Democracy in China. The Coming Crisis is a tightly argued new book by Ci Jiwei that sets itself the dual task of analyzing China's democratic deficit while doing so in a genuinely philosophical manner.
What follows is a short first stab at an assessment of this book.
Ludwig Wittgenstein, the philosopher, and Adolf Hitler, the dictator, were born just six days apart in the Spring of 1889 – Wittgenstein into golden luxury in the capital of the Austro-Hungarian Empire, Hitler into a modest family and a provincial town at the Empire’s border to Germany. Different as those backgrounds were, Wittgenstein’s and Hitler’s life-paths came to parallel each other at certain points and occasionally even to intersect. I am concerned in this essay with Wittgenstein’s pessimism about his time but have found it useful to look also at Adolf Hitler as an antithetical figure propelled by another kind of pessimism. The contrast between the two men may help to illuminate questions about their and our age, about technology and technological thinking, and, possibly, about pessimism itself.
My graduate seminar this semester was dedicated to reading Wittgenstein’s Philosophical Investigations once again. My motto were three sentences from On Certainty which say: “It is so difficult to find the beginning. Or better it is difficult to begin at the beginning. And not to try to go further back.” (471) I found this relevant to the question how to begin another reading of the Investigations; but the remarks also puzzled me. One would expect Wittgenstein to say that in philosophy we never go back far enough. What could he mean by telling us not to go too far back?
A month ago I attended the fourth International Wittgenstein Symposium in Xi’an. I gave a lecture on the beginning of the Philosophical Investigations and a talk at Northwest University on “Wittgenstein and the Decline of the West.”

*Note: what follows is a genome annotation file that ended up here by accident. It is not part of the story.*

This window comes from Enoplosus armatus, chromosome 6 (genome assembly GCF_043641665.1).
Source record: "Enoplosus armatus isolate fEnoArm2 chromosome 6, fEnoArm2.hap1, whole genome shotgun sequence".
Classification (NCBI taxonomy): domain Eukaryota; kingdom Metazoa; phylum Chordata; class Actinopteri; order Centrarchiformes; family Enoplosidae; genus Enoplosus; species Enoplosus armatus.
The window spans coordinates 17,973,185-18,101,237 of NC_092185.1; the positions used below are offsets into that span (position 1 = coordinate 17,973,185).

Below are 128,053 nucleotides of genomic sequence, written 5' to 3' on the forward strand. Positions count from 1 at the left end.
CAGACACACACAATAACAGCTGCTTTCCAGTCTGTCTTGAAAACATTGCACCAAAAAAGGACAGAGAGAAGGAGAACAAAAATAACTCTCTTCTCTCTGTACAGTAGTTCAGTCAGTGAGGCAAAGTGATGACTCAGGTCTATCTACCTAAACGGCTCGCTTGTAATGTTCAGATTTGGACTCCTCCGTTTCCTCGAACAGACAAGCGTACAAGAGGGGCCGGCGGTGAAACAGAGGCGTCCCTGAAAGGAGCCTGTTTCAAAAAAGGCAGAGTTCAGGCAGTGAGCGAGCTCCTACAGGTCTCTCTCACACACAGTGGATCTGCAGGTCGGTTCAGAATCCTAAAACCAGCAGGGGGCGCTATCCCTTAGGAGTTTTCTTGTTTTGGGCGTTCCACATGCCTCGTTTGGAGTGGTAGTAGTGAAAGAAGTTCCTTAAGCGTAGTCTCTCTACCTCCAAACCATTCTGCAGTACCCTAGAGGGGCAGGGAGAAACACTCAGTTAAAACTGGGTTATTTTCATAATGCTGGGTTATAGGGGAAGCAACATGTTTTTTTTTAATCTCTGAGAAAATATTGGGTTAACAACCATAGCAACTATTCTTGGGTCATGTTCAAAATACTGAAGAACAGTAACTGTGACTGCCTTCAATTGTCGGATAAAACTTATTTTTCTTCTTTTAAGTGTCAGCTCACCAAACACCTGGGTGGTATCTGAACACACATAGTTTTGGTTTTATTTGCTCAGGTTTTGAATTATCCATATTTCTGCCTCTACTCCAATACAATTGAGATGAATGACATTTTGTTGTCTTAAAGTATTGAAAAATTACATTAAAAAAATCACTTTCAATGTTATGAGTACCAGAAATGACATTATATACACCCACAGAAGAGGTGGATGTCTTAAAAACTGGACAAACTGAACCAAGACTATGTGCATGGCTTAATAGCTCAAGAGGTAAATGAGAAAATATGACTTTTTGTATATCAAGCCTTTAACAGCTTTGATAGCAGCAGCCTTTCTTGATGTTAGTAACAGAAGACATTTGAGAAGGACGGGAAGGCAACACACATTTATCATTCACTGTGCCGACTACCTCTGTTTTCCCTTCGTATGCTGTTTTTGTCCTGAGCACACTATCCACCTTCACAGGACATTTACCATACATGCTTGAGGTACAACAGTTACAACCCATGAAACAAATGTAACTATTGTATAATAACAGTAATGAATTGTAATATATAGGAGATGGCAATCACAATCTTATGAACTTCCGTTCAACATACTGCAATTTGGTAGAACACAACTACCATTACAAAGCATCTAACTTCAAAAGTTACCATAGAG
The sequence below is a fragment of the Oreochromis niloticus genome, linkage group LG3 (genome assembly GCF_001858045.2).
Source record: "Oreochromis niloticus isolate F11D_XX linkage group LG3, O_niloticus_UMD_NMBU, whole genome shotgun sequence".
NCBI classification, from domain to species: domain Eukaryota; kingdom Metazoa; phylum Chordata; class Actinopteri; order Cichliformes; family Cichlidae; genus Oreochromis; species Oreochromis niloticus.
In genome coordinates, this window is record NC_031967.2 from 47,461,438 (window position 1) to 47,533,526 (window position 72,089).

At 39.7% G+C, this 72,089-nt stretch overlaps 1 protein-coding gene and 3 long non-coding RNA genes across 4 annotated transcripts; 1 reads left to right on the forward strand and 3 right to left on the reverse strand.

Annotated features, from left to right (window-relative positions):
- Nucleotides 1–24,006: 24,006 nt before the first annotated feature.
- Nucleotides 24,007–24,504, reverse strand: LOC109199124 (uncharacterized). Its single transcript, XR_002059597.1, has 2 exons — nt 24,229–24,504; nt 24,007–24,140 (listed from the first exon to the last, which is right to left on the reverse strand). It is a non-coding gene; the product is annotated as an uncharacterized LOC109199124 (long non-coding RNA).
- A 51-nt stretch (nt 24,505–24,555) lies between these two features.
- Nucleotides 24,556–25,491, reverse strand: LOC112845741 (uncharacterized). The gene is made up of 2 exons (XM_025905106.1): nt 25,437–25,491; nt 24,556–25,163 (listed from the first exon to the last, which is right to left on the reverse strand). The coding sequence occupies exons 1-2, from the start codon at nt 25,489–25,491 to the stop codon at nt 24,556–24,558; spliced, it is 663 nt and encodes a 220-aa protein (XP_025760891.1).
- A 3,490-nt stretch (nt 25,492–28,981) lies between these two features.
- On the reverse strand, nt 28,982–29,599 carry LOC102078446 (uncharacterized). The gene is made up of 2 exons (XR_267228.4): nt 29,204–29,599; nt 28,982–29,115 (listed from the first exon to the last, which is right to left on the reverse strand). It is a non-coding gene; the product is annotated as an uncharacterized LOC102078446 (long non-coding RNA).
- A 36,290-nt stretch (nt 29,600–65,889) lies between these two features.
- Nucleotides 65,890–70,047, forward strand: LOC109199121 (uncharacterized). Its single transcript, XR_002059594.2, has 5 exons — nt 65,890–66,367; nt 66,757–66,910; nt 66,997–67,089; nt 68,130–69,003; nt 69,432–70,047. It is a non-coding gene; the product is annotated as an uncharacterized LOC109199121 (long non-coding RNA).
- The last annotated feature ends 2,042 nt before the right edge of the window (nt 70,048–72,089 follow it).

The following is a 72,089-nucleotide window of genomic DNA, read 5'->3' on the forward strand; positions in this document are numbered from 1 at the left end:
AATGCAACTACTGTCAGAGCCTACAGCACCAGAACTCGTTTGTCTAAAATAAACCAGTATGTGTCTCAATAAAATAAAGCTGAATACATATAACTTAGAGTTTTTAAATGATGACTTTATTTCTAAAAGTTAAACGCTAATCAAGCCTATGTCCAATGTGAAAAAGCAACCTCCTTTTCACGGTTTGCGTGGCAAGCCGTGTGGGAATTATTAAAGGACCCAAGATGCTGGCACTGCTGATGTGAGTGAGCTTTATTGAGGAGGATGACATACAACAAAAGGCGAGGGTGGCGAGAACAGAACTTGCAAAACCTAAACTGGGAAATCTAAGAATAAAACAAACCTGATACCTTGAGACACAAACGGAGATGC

Almost everyone in Berkeley said: “Xi’an. Where is that?” It tells you how ignorant we are about the country. It is a city of some 7 million people (and perhaps unofficially even of 10 million). The first capital of China lone before Beijing and as such full of antiquities. It was also the end of the Silk Road, the place where Buddhism entered China and it has, till today, a thriving Muslim quarter. A modern city but one with a history.
I have been reading all summer – right across the field, whatever has come into my hands. My seminar last semester on Foucault’s “The Order of Things” stimulated my interest in French literature and because of Foucault’s well-known hostility to Sartre I decided to have another look at that philosopher. So I took up Sartre’s autobiographical work “Les Mots” which had been on my bookshelf for quite a while.
Certainly an intriguing and disturbing book. Intriguing as a description how Sartre leaned to read and began to write. But disturbing also because Sartre speaks about himself in the starkest terms. We read, for instance: “My long hair got on my grandfather’s nerve. ‘He’s a boy,’ he would say. ‘You’re going to make a girl of him. I don’t want my grandson to be a sissy!’ One day – I was seven years old – my grandfather could no longer stand it. He took me by the hand, saying that we were gong for a walk. But no sooner had we got around the corner than he rushed me into a barber shop, saying: ‘We’re going to give your mother a surprise.’ I returned home shorn and glorious. There were shrieks, but no hugging and kissing, and my mother locked herself in her room to cry. Her little girl had been exchanged for a little boy. But that wasn’t the worst of it. As long as my ringlets fluttered about my ears, they made it possible to deny my obvious ugliness. Yet my right eye was already entering the twilight. She had to admit the truth to herself. My grandfather himself seemed nonplussed. He had been entrusted with her little wonder and had brought back a toad.”